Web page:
“Today there are  51 million tons of plastic consumed in a year and only 5% of this is being repurposed. Millions of tons of plastic are not being reused, and we wanted to find a way to put this to use,” said senior Bradley Sarauer, of Bloomer.

EVCO CEO Dale Evans, a UW-Stout alum, speaks during students’ research presentations.
EVCO CEO Dale Evans, a UW-Stout alum, speaks during students’ research presentations. / UW-Stout

Olivia Hile, of Rice Lake, said her team examined how processing affects a recycled material compared to its virgin counterpart, such as its dimensional stability, mechanical strength and even appearance. “Many manufacturers are reluctant to use post-consumer recycled materials because it is more difficult to reliably process them, so providing more information to these manufacturers will help them better design and produce plastics parts from these recycled materials,” Hile said.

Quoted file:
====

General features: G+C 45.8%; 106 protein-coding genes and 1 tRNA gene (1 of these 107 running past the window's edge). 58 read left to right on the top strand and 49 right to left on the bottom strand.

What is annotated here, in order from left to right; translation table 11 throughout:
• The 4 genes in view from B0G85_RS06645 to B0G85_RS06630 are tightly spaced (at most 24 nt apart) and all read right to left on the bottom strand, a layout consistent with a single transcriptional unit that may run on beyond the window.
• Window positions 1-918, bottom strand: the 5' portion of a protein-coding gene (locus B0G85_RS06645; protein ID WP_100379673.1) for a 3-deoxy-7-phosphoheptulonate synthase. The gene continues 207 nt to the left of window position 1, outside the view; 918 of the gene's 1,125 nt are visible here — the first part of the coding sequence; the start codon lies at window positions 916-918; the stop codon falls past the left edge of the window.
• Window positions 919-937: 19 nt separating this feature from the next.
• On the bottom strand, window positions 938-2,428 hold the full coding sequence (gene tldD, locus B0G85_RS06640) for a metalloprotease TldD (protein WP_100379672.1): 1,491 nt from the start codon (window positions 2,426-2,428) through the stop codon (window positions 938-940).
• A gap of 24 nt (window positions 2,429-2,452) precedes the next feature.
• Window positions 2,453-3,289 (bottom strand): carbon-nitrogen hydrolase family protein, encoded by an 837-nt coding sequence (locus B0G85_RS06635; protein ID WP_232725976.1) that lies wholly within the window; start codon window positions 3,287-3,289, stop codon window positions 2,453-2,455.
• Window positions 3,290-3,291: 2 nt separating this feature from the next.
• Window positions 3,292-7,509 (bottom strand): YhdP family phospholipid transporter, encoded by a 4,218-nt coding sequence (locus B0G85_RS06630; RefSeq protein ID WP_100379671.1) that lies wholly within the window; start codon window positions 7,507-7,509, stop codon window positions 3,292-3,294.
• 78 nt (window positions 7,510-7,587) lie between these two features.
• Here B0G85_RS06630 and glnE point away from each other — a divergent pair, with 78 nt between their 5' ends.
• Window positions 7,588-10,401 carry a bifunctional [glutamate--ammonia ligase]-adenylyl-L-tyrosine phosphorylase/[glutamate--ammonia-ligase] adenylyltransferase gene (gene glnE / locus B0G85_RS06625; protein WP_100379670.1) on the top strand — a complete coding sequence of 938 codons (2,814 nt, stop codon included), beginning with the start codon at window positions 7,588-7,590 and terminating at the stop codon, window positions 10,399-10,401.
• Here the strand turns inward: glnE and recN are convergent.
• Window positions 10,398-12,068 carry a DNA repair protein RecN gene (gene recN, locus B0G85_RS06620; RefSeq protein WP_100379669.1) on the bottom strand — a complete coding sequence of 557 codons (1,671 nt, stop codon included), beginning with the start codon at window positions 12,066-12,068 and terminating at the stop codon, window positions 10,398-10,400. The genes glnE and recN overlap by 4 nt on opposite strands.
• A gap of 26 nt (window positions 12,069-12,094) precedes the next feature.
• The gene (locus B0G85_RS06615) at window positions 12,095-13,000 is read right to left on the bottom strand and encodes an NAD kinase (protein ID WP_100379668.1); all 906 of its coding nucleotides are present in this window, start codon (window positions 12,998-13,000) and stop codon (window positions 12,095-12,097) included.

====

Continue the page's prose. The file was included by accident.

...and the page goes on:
Zheng is “really proud of our students’ perseverance in embracing new challenges every day and solving them throughout the process. The students not only learned the latest research and development in plastics recycling but also solidified their knowledge in plastics ranging from polymer synthesis, material characterization and theoretical modeling/simulations to various processing including injection molding, extrusion, thermoforming and 3D printing.”

Anna Bartz, a director at EVCO, said the partnership with UW-Stout is an example of how innovation is driven by collaboration with academia. "Advancements in plastics processing happen when industry and higher education collaborate. We were incredibly impressed with every capstone project that was presented by UW-Stout plastics engineering students and were grateful to support these projects throughout the school year," she said.

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Promoting sustainability is one of the goals of UW-Stout’s plastics engineering program. EVCO, founded in 1964 and now owned and operated by UW-Stout alum Dale Evans, CEO, recently formed a Sustainability Council.